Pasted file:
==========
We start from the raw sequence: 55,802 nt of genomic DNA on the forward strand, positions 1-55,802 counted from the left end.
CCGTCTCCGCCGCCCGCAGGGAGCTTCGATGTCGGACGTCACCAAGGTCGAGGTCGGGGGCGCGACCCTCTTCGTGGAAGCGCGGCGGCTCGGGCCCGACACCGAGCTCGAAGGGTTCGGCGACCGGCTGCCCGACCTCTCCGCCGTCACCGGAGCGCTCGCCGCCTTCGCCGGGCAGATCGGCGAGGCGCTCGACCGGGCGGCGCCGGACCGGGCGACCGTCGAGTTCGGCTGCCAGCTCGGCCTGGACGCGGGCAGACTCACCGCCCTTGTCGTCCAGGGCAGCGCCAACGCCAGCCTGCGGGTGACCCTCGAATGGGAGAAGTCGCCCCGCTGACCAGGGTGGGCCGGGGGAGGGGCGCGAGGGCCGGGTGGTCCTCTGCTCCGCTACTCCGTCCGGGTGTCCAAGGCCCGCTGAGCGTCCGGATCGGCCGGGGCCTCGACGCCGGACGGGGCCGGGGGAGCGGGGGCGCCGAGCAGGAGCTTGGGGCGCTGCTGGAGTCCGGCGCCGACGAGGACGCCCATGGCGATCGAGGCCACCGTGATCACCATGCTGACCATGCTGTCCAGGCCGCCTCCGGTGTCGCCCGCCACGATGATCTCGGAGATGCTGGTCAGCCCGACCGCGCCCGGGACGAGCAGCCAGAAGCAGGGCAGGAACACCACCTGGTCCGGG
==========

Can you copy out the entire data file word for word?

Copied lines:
We start from the raw sequence: 55,802 nt of genomic DNA on the forward strand, positions 1-55,802 counted from the left end.
CCGTCTCCGCCGCCCGCAGGGAGCTTCGATGTCGGACGTCACCAAGGTCGAGGTCGGGGGCGCGACCCTCTTCGTGGAAGCGCGGCGGCTCGGGCCCGACACCGAGCTCGAAGGGTTCGGCGACCGGCTGCCCGACCTCTCCGCCGTCACCGGAGCGCTCGCCGCCTTCGCCGGGCAGATCGGCGAGGCGCTCGACCGGGCGGCGCCGGACCGGGCGACCGTCGAGTTCGGCTGCCAGCTCGGCCTGGACGCGGGCAGACTCACCGCCCTTGTCGTCCAGGGCAGCGCCAACGCCAGCCTGCGGGTGACCCTCGAATGGGAGAAGTCGCCCCGCTGACCAGGGTGGGCCGGGGGAGGGGCGCGAGGGCCGGGTGGTCCTCTGCTCCGCTACTCCGTCCGGGTGTCCAAGGCCCGCTGAGCGTCCGGATCGGCCGGGGCCTCGACGCCGGACGGGGCCGGGGGAGCGGGGGCGCCGAGCAGGAGCTTGGGGCGCTGCTGGAGTCCGGCGCCGACGAGGACGCCCATGGCGATCGAGGCCACCGTGATCACCATGCTGACCATGCTGTCCAGGCCGCCTCCGGTGTCGCCCGCCACGATGATCTCGGAGATGCTGGTCAGCCCGACCGCGCCCGGGACGAGCAGCCAGAAGCAGGGCAGGAACACCACCTGGTCCGGG